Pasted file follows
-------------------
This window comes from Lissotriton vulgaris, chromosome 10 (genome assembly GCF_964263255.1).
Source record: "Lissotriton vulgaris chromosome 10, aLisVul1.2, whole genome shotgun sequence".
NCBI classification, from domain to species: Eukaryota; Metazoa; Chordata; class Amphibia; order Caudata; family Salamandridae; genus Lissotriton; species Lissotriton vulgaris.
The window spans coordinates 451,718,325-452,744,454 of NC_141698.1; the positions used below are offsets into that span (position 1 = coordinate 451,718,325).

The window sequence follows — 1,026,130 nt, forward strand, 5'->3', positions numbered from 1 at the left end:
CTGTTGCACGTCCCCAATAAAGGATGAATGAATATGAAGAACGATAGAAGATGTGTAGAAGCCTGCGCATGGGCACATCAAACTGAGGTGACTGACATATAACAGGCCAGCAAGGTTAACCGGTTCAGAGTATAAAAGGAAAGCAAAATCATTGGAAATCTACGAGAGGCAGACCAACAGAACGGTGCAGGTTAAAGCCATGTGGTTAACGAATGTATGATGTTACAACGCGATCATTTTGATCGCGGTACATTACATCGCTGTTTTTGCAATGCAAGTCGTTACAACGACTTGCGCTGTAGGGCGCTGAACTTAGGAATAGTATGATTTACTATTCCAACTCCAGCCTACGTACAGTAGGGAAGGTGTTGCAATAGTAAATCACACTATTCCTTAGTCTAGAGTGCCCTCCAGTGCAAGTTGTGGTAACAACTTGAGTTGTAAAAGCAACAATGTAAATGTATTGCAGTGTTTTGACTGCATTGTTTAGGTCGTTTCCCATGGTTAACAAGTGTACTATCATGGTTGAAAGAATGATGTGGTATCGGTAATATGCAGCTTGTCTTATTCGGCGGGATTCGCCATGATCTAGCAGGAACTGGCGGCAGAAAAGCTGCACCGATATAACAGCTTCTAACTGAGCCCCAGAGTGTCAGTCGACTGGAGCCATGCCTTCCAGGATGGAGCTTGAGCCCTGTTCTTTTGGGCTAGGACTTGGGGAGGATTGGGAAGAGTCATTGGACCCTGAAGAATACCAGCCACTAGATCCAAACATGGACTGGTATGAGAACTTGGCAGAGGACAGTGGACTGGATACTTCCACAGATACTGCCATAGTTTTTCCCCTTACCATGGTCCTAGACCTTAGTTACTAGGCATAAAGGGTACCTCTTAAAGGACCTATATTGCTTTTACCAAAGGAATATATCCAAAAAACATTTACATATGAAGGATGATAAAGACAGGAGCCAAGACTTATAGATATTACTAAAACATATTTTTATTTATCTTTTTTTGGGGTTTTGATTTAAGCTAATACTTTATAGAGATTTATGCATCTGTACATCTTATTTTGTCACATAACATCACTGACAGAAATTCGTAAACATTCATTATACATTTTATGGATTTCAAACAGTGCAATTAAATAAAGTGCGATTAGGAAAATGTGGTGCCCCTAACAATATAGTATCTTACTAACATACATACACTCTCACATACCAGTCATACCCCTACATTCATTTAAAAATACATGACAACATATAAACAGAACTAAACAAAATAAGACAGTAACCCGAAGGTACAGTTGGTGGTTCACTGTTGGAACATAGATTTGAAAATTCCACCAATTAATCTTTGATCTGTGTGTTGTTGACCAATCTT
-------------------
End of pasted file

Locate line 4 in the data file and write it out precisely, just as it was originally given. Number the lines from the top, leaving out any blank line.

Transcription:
The window spans coordinates 451,718,325-452,744,454 of NC_141698.1; the positions used below are offsets into that span (position 1 = coordinate 451,718,325).